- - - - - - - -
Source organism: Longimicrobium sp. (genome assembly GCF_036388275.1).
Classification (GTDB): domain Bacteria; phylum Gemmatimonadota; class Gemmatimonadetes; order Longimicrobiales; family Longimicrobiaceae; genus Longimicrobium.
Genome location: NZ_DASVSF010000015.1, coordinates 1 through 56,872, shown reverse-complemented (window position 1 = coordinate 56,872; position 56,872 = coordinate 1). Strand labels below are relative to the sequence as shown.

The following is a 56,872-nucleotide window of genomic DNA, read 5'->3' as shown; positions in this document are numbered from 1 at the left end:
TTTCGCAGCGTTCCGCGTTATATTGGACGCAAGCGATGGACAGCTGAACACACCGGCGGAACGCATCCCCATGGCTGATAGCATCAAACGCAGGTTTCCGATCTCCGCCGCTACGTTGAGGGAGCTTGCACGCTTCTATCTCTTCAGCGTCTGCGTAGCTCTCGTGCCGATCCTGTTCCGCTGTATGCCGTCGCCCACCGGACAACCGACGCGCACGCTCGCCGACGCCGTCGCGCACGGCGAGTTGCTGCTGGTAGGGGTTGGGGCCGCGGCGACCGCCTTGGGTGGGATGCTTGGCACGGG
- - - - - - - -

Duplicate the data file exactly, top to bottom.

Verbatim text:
Source organism: Longimicrobium sp. (genome assembly GCF_036388275.1).
Classification (GTDB): domain Bacteria; phylum Gemmatimonadota; class Gemmatimonadetes; order Longimicrobiales; family Longimicrobiaceae; genus Longimicrobium.
Genome location: NZ_DASVSF010000015.1, coordinates 1 through 56,872, shown reverse-complemented (window position 1 = coordinate 56,872; position 56,872 = coordinate 1). Strand labels below are relative to the sequence as shown.

The following is a 56,872-nucleotide window of genomic DNA, read 5'->3' as shown; positions in this document are numbered from 1 at the left end:
TTTCGCAGCGTTCCGCGTTATATTGGACGCAAGCGATGGACAGCTGAACACACCGGCGGAACGCATCCCCATGGCTGATAGCATCAAACGCAGGTTTCCGATCTCCGCCGCTACGTTGAGGGAGCTTGCACGCTTCTATCTCTTCAGCGTCTGCGTAGCTCTCGTGCCGATCCTGTTCCGCTGTATGCCGTCGCCCACCGGACAACCGACGCGCACGCTCGCCGACGCCGTCGCGCACGGCGAGTTGCTGCTGGTAGGGGTTGGGGCCGCGGCGACCGCCTTGGGTGGGATGCTTGGCACGGG